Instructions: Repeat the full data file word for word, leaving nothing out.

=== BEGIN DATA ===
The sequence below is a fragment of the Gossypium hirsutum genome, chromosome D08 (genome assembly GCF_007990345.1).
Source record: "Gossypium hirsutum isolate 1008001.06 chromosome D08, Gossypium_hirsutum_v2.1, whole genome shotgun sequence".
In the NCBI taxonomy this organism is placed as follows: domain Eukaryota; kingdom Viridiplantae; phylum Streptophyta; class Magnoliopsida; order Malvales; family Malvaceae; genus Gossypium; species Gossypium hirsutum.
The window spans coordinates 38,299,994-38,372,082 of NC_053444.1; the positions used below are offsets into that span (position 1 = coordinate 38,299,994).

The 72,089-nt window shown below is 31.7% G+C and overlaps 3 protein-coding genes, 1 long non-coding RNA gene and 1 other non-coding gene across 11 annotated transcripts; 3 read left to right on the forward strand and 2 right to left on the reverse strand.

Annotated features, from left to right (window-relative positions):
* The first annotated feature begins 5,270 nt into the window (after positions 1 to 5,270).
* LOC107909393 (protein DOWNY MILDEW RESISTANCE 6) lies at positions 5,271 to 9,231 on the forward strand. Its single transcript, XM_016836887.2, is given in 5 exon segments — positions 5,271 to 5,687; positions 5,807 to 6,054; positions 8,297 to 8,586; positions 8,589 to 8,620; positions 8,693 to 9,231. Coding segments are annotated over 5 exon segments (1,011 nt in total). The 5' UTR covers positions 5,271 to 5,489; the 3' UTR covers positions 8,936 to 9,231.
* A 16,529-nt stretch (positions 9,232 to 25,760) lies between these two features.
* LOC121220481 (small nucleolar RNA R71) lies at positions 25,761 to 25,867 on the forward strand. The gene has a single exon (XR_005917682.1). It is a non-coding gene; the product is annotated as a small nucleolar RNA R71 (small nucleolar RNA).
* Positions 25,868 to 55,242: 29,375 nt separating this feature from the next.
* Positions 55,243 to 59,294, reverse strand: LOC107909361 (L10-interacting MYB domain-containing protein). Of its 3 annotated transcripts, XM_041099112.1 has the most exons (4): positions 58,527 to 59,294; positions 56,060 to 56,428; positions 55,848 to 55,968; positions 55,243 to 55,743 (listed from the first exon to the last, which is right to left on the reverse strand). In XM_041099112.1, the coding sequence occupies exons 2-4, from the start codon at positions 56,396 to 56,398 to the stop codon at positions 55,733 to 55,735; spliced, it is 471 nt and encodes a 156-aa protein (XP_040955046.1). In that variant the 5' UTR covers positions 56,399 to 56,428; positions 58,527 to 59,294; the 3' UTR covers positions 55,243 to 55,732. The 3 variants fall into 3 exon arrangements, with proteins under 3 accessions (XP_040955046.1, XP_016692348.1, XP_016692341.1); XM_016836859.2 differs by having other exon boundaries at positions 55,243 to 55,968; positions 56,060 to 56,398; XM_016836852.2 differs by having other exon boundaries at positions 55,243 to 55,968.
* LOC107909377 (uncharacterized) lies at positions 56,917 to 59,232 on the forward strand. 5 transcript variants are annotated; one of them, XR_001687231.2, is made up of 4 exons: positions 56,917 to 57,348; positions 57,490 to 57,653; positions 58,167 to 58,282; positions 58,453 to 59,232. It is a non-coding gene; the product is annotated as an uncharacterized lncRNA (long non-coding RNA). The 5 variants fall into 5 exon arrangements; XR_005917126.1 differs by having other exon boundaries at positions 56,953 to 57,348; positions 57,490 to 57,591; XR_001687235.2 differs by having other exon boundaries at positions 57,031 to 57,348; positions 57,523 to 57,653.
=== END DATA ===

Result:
The sequence below is a fragment of the Gossypium hirsutum genome, chromosome D08 (genome assembly GCF_007990345.1).
Source record: "Gossypium hirsutum isolate 1008001.06 chromosome D08, Gossypium_hirsutum_v2.1, whole genome shotgun sequence".
In the NCBI taxonomy this organism is placed as follows: domain Eukaryota; kingdom Viridiplantae; phylum Streptophyta; class Magnoliopsida; order Malvales; family Malvaceae; genus Gossypium; species Gossypium hirsutum.
The window spans coordinates 38,299,994-38,372,082 of NC_053444.1; the positions used below are offsets into that span (position 1 = coordinate 38,299,994).

The 72,089-nt window shown below is 31.7% G+C and overlaps 3 protein-coding genes, 1 long non-coding RNA gene and 1 other non-coding gene across 11 annotated transcripts; 3 read left to right on the forward strand and 2 right to left on the reverse strand.

Annotated features, from left to right (window-relative positions):
* The first annotated feature begins 5,270 nt into the window (after positions 1 to 5,270).
* LOC107909393 (protein DOWNY MILDEW RESISTANCE 6) lies at positions 5,271 to 9,231 on the forward strand. Its single transcript, XM_016836887.2, is given in 5 exon segments — positions 5,271 to 5,687; positions 5,807 to 6,054; positions 8,297 to 8,586; positions 8,589 to 8,620; positions 8,693 to 9,231. Coding segments are annotated over 5 exon segments (1,011 nt in total). The 5' UTR covers positions 5,271 to 5,489; the 3' UTR covers positions 8,936 to 9,231.
* A 16,529-nt stretch (positions 9,232 to 25,760) lies between these two features.
* LOC121220481 (small nucleolar RNA R71) lies at positions 25,761 to 25,867 on the forward strand. The gene has a single exon (XR_005917682.1). It is a non-coding gene; the product is annotated as a small nucleolar RNA R71 (small nucleolar RNA).
* Positions 25,868 to 55,242: 29,375 nt separating this feature from the next.
* Positions 55,243 to 59,294, reverse strand: LOC107909361 (L10-interacting MYB domain-containing protein). Of its 3 annotated transcripts, XM_041099112.1 has the most exons (4): positions 58,527 to 59,294; positions 56,060 to 56,428; positions 55,848 to 55,968; positions 55,243 to 55,743 (listed from the first exon to the last, which is right to left on the reverse strand). In XM_041099112.1, the coding sequence occupies exons 2-4, from the start codon at positions 56,396 to 56,398 to the stop codon at positions 55,733 to 55,735; spliced, it is 471 nt and encodes a 156-aa protein (XP_040955046.1). In that variant the 5' UTR covers positions 56,399 to 56,428; positions 58,527 to 59,294; the 3' UTR covers positions 55,243 to 55,732. The 3 variants fall into 3 exon arrangements, with proteins under 3 accessions (XP_040955046.1, XP_016692348.1, XP_016692341.1); XM_016836859.2 differs by having other exon boundaries at positions 55,243 to 55,968; positions 56,060 to 56,398; XM_016836852.2 differs by having other exon boundaries at positions 55,243 to 55,968.
* LOC107909377 (uncharacterized) lies at positions 56,917 to 59,232 on the forward strand. 5 transcript variants are annotated; one of them, XR_001687231.2, is made up of 4 exons: positions 56,917 to 57,348; positions 57,490 to 57,653; positions 58,167 to 58,282; positions 58,453 to 59,232. It is a non-coding gene; the product is annotated as an uncharacterized lncRNA (long non-coding RNA). The 5 variants fall into 5 exon arrangements; XR_005917126.1 differs by having other exon boundaries at positions 56,953 to 57,348; positions 57,490 to 57,591; XR_001687235.2 differs by having other exon boundaries at positions 57,031 to 57,348; positions 57,523 to 57,653.